The comparison of the world to an asylum is a venerable device, one that sometimes transcends its frail roots. Andrei Kochalovsky’s film about the war in Chechnya is not such a happy case. Heavy-handed and obvious, “House of Fools” hectors insistently when it should engage emotionally. The motives behind it are doubtlessly good, but in the event the picture is tedious and grating, with a “magical” style that couldn’t be less enchanting and a series of multiple climaxes that threaten never to end. Any hope that it could become the modern equivalent of a cult favorite like Philippe De Broca’s “King of Hearts” (1966) is based on nothing more than wishful thinking.
The setting is a run-down psychiatric hospital on the Chechen border, where a Russian doctor (Vladas Bagdonas) cares for a bevy of colorful patients. Among them are Ali (Stanislav Varkki), a large but reticent man who writes and wears a bulging backpack filled with his scribblings; Vika (Marina Politseimako), a screeching, acerbic troublemaker; and a variety of other types–the effeminate whiner, the firebug, even a dwarf. But the central figure among the guests is Janna (Julia Vysotsky), a fragile, sweetly-smiling blonde who’s obviously intended, amidst the Fellini-inspired grotesquerie, to be the Giulietta Masina figure, angelic but vulnerable. Janna is a musical sort–she plays polkas on an accordian–and her benign madness involves believing that she’s the girlfriend of pop singer Bryan Adams (who periodically shows up playing himself in her mental ramblings). The peaceful chaos of the place is smashed, though, when the war intervenes. It’s first taken over by a ragtag group of Chechen rebels–one of whom jokingly offers to marry Janna, leading her to abandon her beloved Bryan and go off to him–and later by Russian forces. In the disorder (exacerbated by the disappearance of the doctor, who’s gone off to secure a bus to transport the patients safely away), the inmates literally take over the asylum; and they prove saner than the supposedly well-adjusted soldiers, whose madness on both sides is shown especially in a scene where they exchange corpses, money and munitions. A measure of calm is ultimately restored to the establishment, and in a supposedly hopeful plot turn at the end Janna’s dream is realized as well–though through a calculated gesture that comes across as a reverse image of the old “I’m Spartacus” ploy.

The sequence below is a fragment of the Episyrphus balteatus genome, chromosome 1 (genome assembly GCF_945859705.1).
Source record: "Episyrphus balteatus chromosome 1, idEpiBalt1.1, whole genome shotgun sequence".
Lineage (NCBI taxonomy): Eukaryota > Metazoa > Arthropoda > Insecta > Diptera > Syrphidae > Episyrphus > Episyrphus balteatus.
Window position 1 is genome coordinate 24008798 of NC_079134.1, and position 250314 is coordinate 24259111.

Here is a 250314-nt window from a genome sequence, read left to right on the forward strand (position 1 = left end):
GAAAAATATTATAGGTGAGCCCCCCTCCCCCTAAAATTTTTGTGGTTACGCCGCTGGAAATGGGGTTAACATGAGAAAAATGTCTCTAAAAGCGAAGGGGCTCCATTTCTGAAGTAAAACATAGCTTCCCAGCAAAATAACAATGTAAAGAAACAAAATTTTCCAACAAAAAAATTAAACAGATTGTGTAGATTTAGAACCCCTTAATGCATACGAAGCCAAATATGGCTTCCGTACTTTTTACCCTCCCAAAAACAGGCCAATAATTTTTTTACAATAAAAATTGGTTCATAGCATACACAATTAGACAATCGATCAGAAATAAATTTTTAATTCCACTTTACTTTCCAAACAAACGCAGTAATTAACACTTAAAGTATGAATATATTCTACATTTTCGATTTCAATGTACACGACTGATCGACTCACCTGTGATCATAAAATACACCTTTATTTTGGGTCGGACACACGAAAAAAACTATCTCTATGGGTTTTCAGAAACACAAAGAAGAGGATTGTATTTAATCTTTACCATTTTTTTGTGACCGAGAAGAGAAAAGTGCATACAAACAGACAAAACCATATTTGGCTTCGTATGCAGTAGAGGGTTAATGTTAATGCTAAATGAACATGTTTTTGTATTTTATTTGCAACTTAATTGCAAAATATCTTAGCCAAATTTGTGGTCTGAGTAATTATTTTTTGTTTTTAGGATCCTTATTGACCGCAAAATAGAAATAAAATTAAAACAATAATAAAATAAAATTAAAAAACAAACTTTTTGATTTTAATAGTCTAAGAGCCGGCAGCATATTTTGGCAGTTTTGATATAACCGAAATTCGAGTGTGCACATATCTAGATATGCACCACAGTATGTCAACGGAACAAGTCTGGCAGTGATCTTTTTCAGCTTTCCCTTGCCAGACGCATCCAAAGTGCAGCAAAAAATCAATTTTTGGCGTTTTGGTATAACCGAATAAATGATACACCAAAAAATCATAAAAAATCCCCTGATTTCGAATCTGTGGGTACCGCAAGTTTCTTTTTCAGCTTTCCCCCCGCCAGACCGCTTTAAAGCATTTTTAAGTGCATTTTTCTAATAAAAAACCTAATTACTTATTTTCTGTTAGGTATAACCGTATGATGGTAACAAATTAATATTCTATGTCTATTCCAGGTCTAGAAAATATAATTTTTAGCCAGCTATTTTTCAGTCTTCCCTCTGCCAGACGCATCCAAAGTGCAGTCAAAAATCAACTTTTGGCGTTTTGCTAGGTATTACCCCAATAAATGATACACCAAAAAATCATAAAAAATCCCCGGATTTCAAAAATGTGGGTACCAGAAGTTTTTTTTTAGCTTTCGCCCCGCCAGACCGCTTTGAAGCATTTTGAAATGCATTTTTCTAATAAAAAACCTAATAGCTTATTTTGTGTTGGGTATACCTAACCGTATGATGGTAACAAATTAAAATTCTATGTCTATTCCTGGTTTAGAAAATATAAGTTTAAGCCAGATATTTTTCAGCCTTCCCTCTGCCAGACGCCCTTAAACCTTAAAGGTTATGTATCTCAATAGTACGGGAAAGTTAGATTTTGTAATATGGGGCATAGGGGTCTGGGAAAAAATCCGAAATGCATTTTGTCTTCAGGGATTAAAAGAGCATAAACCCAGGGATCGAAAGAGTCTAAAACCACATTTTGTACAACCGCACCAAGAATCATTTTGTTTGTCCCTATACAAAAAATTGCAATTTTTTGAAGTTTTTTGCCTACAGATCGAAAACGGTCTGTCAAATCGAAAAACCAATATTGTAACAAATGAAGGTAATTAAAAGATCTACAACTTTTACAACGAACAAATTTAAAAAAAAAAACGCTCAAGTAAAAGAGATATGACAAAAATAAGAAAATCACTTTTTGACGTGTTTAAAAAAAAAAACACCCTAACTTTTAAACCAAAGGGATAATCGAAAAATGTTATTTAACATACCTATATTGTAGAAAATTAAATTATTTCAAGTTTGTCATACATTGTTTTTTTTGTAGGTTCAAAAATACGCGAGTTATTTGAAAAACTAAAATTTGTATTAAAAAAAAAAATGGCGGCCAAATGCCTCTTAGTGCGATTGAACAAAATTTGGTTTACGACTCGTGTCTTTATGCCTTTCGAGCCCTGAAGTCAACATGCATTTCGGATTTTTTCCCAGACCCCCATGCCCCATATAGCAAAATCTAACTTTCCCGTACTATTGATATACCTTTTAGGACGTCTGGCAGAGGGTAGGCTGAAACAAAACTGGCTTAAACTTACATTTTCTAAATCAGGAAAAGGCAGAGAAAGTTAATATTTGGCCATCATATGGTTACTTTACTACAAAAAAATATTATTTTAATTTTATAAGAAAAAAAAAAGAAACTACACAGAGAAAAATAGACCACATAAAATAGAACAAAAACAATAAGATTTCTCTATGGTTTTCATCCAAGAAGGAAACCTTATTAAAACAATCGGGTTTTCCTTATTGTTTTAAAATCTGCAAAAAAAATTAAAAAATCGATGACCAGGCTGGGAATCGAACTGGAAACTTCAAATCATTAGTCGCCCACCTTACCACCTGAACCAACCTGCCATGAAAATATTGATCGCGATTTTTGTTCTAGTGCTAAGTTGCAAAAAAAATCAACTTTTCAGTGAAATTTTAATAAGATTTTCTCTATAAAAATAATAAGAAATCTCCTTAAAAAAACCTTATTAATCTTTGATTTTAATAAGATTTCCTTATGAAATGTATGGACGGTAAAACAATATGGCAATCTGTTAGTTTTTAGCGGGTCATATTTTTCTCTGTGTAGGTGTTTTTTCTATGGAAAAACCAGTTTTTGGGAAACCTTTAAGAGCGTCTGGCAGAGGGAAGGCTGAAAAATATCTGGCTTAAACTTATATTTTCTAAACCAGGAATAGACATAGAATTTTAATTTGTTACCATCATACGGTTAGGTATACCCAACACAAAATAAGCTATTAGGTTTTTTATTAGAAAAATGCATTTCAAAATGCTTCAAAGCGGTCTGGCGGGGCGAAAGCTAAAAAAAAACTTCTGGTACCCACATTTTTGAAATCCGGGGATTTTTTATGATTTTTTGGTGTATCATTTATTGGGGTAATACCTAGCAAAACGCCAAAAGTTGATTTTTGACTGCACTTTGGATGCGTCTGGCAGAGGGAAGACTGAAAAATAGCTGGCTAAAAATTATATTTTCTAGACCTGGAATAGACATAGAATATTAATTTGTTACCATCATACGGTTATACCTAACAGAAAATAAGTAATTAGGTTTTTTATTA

There’s a kind of desperation in Konchalovsky’s effort to keep this scenario convincingly gritty while also making it universally meaningful and luminously engaging; almost nothing goes right. Things are almost always played too broadly, and the occasional appearances by Adams more often seem silly rather than eccentrically amusing. And while Vysotsky certainly puts great effort into trying to appear elfin and sweetly unhinged, she never manages to capture the sense of enchantment the role requires. (The sad-sack mien of her Chechen husband-to-be, Sultan Islamov, doesn’t engage us terribly well, either.) But even more problematical than all this is the simple look of the picture. The jerky, handheld camerawork is displeasing enough, but the grainy, bleached-out textures are almost painful to the eye; this resembles a poor HDV effort, though much of it was shot on film. (The cinematographer is Serguei Kozlov, although since the aesthetic choice was undoubtedly the director’s, he probably shouldn’t be blamed overmuch.) Edward Artemiev adds a carnival-like score that further accentuates the picture’s Fellini-esque aspirations.
One has to believe that in making “House of Fools” Konchalovsky wanted to offer a serious statement about the futility of war in a whimsically unsettling style. Unfortunately, his film is too disjointed, derivative and stylistically clumsy to be much more than an irritant.